EXPERIMENTAL SECTION
Chemical System and Physical Properties
The liquid-liquid extraction system in this study is chloroform-ethanol-water. Chloroform and ethanol were analytical grade with purity > 99%, and the deionized water used had a specific resistance of 18.3MΩ·cm. Chloroform acts as the continuous phase while deionized water acts as the dispersed phase and ethanol as the solute. Unlike the systems recommended by the European Federation of Chemical Engineering, this system exhibits a high density difference. The mass transfer direction is from the dispersed phase to the continuous phase.
The physical properties of the dispersed and continuous phases are summarized in Tables 1 and 2, respectively. Here, densities were measured by the pycnometer method and the apparatus was calibrated with deionized water prior to the measurements. Viscosities were determined by using a Pinkecitch viscometer with the inner diameter of 0.4 mm. Interfacial tensions were determined with a surface/interface tensiometer (JYW-200) with the uncertainty of 0.01 mN/m.
C_{Ethanol} (g/mL) | ρ (kg/m^{3}) | µ (mPa·s) |
---|---|---|
Temperature=303.15 K | ||
0.05 | 987.3 | 0.93 |
0.10 | 979.5 | 1.10 |
0.15 | 974.4 | 1.30 |
0.20 | 965.7 | 1.49 |
0.25 | 959.0 | 1.66 |
Temperature=308.15 K | ||
0.05 | 985.5 | 0.83 |
0.10 | 977.5 | 0.97 |
0.15 | 972.2 | 1.13 |
0.20 | 963.2 | 1.28 |
0.25 | 953.8 | 1.39 |
Temperature=313.15 K | ||
0.05 | 983.5 | 0.74 |
0.10 | 975.5 | 0.86 |
0.15 | 969.7 | 0.99 |
0.20 | 960.7 | 1.11 |
0.25 | 950.7 | 1.20 |
Temperature=318.15 K | ||
0.05 | 980.8 | 0.64 |
0.10 | 972.6 | 0.71 |
0.15 | 967.2 | 0.78 |
0.20 | 957.4 | 0.85 |
0.25 | 947.2 | 0.94 |
Calculation of the Diffusion Coefficient
In this current paper, the diffusion coefficients were calculated by the Wilke-Chang equation (^{Wilke and Chang, 1955}), given by:
where D is the diffusion coefficient, m^{2}/s, φ is the association constant, M is the molecular weight of solvent, g/mol, μ is the viscosity of the solvent, mPa·s, and V_{A} represents the molar volumes at the normal boiling point, cm^{3}/mol. Here V_{A} was estimated by a group contribution method (^{Ma, 2008}).
Setup and Procedure
The single drop experiments were carried out in two glass columns (38 mm × 200 mm and 38 mm × 500 mm). The inner diameter is large enough to avoid wall effects in the experiments. The column is equipped with a jacket. As shown in Figure 1, the temperature of the system was adjusted by circulating water. A precision thermostat was used for temperature control with an uncertainty of ± 0.1 K. The column was filled with chloroform as the continuous phase. The dispersed phase was held in a syringe connected to a precise syringe pump (HX-901A), and drops were formed at the top of stainless steel nozzles when the pump ran at a suitable rate. By using nozzles with different inner diameters, variety sizes of drops were generated in the column.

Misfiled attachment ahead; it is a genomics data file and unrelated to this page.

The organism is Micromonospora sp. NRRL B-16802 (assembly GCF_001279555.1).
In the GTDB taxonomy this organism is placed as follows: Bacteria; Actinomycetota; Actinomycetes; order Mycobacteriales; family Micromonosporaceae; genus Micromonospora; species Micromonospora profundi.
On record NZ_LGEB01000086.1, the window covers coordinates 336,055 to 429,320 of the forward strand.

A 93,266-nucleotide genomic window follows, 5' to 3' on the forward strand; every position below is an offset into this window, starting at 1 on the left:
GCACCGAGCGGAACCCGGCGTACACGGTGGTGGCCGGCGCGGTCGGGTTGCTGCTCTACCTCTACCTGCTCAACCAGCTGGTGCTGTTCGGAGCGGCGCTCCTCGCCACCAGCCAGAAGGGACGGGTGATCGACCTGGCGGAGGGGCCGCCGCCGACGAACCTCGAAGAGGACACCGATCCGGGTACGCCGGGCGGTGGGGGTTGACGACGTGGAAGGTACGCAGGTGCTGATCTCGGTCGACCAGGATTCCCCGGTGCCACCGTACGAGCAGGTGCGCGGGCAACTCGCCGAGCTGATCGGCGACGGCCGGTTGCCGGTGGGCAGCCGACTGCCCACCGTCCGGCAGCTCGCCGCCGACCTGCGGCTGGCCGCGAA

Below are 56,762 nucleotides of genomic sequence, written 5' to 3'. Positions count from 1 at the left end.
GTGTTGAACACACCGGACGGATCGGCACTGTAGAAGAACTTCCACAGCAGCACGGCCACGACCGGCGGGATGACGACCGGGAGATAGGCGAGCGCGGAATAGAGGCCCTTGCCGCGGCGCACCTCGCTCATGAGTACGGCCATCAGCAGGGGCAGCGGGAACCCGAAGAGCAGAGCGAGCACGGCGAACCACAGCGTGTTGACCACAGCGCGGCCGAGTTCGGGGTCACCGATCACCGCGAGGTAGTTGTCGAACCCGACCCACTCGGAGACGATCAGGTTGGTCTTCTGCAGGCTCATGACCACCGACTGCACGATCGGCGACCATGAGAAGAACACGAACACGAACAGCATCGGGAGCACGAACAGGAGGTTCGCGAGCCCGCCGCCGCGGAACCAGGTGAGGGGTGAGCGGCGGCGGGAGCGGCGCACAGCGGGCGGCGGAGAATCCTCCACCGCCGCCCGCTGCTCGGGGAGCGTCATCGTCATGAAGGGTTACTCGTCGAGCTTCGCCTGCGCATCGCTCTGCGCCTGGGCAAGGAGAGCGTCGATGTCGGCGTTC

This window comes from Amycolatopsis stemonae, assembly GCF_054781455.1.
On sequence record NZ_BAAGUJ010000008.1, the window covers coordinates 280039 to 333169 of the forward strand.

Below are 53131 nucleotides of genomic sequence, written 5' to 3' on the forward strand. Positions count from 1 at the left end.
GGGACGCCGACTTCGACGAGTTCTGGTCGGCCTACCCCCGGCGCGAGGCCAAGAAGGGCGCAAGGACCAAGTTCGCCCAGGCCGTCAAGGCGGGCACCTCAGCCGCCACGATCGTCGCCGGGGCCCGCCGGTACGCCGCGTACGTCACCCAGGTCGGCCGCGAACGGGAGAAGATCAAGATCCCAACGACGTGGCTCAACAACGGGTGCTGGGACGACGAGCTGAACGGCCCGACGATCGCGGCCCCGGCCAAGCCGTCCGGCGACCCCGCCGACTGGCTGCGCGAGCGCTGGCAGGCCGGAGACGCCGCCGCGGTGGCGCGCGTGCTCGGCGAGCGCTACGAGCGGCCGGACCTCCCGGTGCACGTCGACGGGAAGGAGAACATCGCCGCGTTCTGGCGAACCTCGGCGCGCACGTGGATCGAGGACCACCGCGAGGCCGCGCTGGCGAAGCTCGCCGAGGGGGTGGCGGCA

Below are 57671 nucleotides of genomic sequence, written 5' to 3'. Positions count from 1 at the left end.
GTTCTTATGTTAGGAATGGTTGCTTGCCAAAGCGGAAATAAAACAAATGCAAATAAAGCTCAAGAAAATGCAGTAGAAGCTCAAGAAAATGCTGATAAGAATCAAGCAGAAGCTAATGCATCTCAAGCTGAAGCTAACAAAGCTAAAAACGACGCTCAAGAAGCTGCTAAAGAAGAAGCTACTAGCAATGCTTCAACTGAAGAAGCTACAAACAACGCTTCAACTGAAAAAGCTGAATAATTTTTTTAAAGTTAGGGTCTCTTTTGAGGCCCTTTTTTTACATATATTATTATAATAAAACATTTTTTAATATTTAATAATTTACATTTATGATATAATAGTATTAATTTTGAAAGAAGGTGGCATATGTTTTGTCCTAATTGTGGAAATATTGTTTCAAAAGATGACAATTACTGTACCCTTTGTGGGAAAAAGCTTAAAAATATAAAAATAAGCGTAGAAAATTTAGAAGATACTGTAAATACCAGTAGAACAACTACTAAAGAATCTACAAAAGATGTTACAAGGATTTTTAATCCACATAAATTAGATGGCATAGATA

After the detachment from the nozzle, drops rose in the column and were collected by an inverted glass funnel which was installed at the top of the column. The interfacial area within the funnel just above the neck was minimized by occasionally pulling drops into the pipe connected to the funnel. Additional mass transfer at this point could be minimized since there was only minimal contact between drops which coalesced in the channel and the continuous phase in the column. The distance apart between two consecutive droplets was large enough (> 60 mm) so that fluid motion was dampened before the next droplet arrives. Thus, interactions between drops should be negligible (^{Skelland and Vasti, 1985}). Three samples were taken in each run and then analyzed by gas chromatography (GC7900).
The average drop volume was calculated from the number of formed drops and the input volume of the dispersed phase. Considering the drop to be a rigid sphere, the drop diameter was then determined. As observed in the experiments, drop motion tended to reach a steady value after 50 mm of traveling in the continuous phase. Coincidentally, ^{Saien et al. (2012)} reported a distance of about 40 mm in the system of toluene-acetic acid-water as adequate to have steady movement. ^{Slater et al. (1988)} observed a distance of about 30 mm for the chemical system of cumene-acetic acid-water. The terminal velocity of the drops was measured with a stopwatch between two points spaced 400 mm apart, at a minimum of 50 mm from the tip of the nozzle. Five measurements were repeated in each condition and the results were averaged.
To avoid the effect of unsteady mass transfer during drop formation and coalescence, named the "end effect", two columns were used with different heights of 200 mm and 500 mm. To eliminate additional mass transfer of solvents, the continuous phase and the dispersed phase were mutually saturated with each other in a vessel before all experiments conducted. In order to keep the system free of contaminants, a specific cleaning procedure was performed. Thus, all materials in contact either with the continuous phase or the dispersed phase sample were cleaned several times mechanically, then rinsed with deionized water and dried inside a vacuum drying oven.